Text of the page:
The break in the prison population's unremitting growth offers an overdue reprieve and a cause for hope for sustained reversal of the nearly four-decade growth pattern. But any optimism needs to be tempered by the very modest rate of decline, 1.8 percent in the past year. At this rate, it will take until 2101 -- 88 years -- for the prison population to return to its 1980 level.
Other developments should also curb our enthusiasm. The population in federal prisons has yet to decline. And even among the states, the trend is not uniformly or unreservedly positive. Most states that trimmed their prison populations in 2012 did so by small amounts -- eight registered declines of less than 1 percent. Further, over half of the 2012 prison count reduction comes from the 10 percent decline in California's prison population, required by a Supreme Court mandate. But even that state's achievement is partly illusory, as it has been accompanied by increasing county jail admissions.
Three states stand out for making significant cuts in their prison populations in the past decade: New York (19 percent), California (17 percent), and New Jersey (17 percent). The reductions in New York and New Jersey have been in part a function of reduced crime levels, but also changes in policy and practice designed to reduce the number of lower-level drug offenders and parole violators in prison. But the pace of reductions in most other states has been quite modest. Moreover, 22 states still subscribed to an outdated model of prisoner expansion in 2012.
Isn't it crazy (and one reason for much dysfunction) that California does not have some kind of sentencing commission?
I have written a law review article emphasizing that the mere existence of a sentencing commission within a jurisdiction does not magically solve or even necessarily improve the development of sentencing and corrections laws and policies in that jurisdiction. Indeed, some might reasonably claim that in jurisdictions that have other agencies collecting system-wide data, a sentencing commission can become a costly luxury that may at times do more harm than good.
That all said, and as the question in the title of this post highlights, it strikes me as truly nuts that California has never created some kind of sentencing commission to assemble at least basic state-wide sentencing information. Indeed, given the huge mess that has long been California's massive sentencing and corrections system, and given the crisis-mode reforms and regulations imposed by judges and governors for decades now, I have to think any kind of sentencing commission in California would be able to improve matters in some way at least by being the go-to location for information about what the heck is even going on in the state on a range of sentencing and corrections issues.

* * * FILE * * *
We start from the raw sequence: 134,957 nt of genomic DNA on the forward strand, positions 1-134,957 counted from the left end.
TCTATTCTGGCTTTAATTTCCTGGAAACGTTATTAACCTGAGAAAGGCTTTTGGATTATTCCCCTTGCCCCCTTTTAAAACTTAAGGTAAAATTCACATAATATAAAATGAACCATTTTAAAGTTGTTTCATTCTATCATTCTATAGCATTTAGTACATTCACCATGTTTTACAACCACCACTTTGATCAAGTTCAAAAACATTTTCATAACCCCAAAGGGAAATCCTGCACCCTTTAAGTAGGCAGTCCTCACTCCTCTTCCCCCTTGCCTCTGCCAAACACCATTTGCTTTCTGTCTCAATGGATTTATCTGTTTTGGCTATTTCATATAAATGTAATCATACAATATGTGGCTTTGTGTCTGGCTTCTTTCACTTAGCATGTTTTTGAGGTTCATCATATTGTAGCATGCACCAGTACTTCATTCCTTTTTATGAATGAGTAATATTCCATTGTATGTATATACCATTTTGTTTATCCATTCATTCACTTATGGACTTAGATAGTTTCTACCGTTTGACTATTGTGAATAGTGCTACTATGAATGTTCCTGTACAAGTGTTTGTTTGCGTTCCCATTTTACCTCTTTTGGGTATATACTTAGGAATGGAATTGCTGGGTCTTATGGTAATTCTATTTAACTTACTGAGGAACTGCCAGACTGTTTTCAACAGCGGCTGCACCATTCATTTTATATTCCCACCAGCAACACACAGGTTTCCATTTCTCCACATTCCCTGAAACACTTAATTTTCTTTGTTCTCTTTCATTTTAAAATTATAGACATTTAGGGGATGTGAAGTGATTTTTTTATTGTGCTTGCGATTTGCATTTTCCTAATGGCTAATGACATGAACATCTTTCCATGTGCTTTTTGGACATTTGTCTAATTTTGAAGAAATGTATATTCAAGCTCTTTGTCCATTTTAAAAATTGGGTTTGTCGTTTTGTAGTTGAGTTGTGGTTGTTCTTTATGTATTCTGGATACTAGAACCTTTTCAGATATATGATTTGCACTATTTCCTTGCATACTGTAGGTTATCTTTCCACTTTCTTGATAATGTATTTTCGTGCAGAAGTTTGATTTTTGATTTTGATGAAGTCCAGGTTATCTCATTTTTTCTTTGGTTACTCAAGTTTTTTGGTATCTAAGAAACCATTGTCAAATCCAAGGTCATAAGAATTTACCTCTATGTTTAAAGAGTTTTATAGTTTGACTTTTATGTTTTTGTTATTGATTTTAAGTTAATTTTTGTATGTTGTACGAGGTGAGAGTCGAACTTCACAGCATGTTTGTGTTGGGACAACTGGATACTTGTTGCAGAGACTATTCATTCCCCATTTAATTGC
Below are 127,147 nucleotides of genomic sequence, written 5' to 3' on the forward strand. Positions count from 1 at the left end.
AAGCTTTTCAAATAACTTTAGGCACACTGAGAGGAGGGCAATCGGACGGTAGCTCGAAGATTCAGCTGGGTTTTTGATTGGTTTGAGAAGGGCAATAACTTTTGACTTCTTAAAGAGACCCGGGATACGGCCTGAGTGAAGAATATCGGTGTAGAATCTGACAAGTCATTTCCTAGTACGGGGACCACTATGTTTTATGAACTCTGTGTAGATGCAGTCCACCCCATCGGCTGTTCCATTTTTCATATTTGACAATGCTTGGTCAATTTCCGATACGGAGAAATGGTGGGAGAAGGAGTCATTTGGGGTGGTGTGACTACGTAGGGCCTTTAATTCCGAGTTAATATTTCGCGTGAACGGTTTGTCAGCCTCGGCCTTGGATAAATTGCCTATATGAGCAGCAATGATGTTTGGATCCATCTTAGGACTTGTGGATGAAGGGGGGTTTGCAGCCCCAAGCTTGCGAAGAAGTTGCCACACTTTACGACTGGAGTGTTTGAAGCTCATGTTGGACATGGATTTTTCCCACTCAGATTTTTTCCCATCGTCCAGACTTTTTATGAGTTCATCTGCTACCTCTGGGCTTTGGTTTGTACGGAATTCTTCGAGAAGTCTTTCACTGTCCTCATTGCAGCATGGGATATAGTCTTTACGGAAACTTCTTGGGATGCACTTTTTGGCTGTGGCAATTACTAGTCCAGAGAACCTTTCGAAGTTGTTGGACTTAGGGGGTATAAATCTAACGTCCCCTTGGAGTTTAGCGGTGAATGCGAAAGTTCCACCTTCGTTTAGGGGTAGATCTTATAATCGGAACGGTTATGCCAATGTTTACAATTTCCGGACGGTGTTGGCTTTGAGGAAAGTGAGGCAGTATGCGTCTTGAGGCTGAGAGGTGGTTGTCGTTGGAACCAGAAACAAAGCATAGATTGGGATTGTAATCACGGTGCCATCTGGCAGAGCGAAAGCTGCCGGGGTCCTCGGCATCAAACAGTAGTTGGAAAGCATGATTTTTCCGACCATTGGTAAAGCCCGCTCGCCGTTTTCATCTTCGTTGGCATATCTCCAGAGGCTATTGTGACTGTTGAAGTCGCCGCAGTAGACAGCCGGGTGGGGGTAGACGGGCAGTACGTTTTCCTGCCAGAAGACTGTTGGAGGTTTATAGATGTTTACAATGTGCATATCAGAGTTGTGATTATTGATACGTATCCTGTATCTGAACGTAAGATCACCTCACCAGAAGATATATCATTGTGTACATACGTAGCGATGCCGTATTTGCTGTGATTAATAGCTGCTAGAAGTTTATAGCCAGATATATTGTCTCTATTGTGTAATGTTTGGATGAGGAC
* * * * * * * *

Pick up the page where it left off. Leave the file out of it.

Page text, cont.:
These matters come to mind in reaction to this notable new article in the Sacramento Bee headlined "Sentencing commission, suggested in Sacramento, faces long odds." Here are excerpts:
Key California lawmakers this summer suggested that a commission to review and overhaul criminal sentences not only could bring coherence to a disjointed system but also perhaps ease chronic prison overcrowding in the long term. But the idea now appears stalled, despite the incentive of federal litigation that could force Gov. Jerry Brown to release as many as 10,000 inmates next spring.
Lawmakers chastened by a history of unsuccessful sentencing commission bills hold out little hope that this time could be different. “These issues are hard,” Sen. President Pro Tem Darrell Steinberg, D-Sacramento, said in an interview last week. “They’re hard to bite off politically.”
The notion of a panel to overhaul California’s penal code has percolated for decades but eluded proponents time and again. Supporters argue that a steady accumulation of different regulations, layered on top of one another over time, has led to a labyrinth of sentencing guidelines. “There is a lot of disproportionate punishment in our penal code, and that’s because not uncommonly a horrible crime may be committed in someone’s district and so the response is legislatively to get tougher,” said Sen. Mark Leno, D-San Francisco. “These are emotional issues,” he added, “and to have politics infused in all of our decision-making does not create the most sound public policy.”
State sentencing commissions are typically independent bodies, appointed by officials, that study a state’s galaxy of sentencing laws and condense them into a comprehensive framework. They issue guidelines that would increase or decrease sentences for various categories of crimes. That troubles some law enforcement leaders who see the potential for weakened sentences. And it rattles lawmakers wary about constituents – or future electoral opponents – who could hold them responsible for changes that emanated from an unelected body.